Fifteen years later, I’m certainly not giving away a fortune. But the quiet, consistent giving year after year has added up to enough to make a difference in several lives. For us non-millionaires, consistency is the way to go when it comes to philanthropy.
If you want a big impact on a limited budget, consider funding a micro-credit loan (scroll down to find) to help a person in poverty get training and funding to start a small business. They even receive financial training to help them earn a profit and repay. And here’s the cool part—once they pay back their loan, that money goes toward funding another micro-loan. Talk about a ripple effect!
4. Generosity is interchangeable with volunteering.
“Time is money, so giving away time and money are interchangeable.” Sorry, but that’s just bad logic. If your boss offered to pay you in home repairs, that barter might work out for a pay period, should you happen to need repairs. (Who doesn’t?) But by next pay period, you’re going to need money to pay the bills and buy groceries. Same goes for organizations that accept volunteers and financial gifts—and the people or causes they serve. No one can get by on helping hands alone. That’s simply not how life works.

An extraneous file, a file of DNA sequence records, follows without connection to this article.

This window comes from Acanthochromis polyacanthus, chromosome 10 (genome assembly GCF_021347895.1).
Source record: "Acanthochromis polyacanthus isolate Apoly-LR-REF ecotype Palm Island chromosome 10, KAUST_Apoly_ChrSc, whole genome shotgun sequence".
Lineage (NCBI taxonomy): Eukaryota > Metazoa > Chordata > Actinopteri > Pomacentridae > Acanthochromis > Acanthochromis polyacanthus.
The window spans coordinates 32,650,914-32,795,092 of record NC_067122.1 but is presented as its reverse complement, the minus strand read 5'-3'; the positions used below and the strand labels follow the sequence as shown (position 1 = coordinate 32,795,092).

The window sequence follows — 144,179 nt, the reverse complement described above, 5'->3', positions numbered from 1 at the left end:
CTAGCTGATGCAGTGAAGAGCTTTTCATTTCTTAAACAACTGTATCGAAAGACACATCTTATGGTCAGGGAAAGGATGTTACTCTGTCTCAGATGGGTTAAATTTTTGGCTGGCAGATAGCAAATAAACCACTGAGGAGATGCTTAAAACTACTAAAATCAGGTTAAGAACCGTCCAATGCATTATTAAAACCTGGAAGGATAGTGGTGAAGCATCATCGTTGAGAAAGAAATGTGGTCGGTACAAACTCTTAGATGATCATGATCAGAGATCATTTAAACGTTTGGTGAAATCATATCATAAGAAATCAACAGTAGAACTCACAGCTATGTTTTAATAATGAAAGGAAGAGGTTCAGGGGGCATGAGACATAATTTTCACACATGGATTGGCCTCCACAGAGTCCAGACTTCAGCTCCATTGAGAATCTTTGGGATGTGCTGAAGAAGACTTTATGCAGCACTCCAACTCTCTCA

I commonly see people switch the topic from giving money to giving time, as if they’re somehow synonymous. They’re not. We should do both and talk about both, but let’s not excuse ourselves from generosity by volunteering.
- Generosity feels good.
We all know generosity isn’t about the giver, yet I write posts like “Get Rich with Generosity” and cite studies showing how people who give away 10% of their income are happier. It’s interesting research, but if we’re giving in order to receive we could be sorely disappointed. Sometimes giving doesn’t feel good. Sometimes it doesn’t feel like anything. And sometimes it’s better than the best shopping high.
The problem enters when we decide how, where, and when to give based solely on our emotions. I want to keep a compassionate heart that responds to needs in the moment. But if my generosity is limited to random acts of kindness, I’m bound to have less impact on others than if I make a thoughtful choice to partner with a charity for the long haul.
If you’ve read this far, you probably care about being a generous person. There’s no one right way to be generous, and there’s so much more to generosity than what we’ve touched on here. But the greatest danger isn’t that people won’t give anything at all, but that they’ll come short of how generous they could be. This is always my concern for myself in this area. I’ll leave you with a verse that has motivated me not to neglect this important area:
“You do well in everything else. You do well in faith and in speaking. You do well in knowledge and in complete commitment. And you do well in the love we have helped to start in you. So make sure that you also do well in the grace of giving to others.” (2 Corinthians 8:7, emphasis mine.)
What other misconceptions about generosity have you heard? What did you have to wrestle through in order to start giving away money?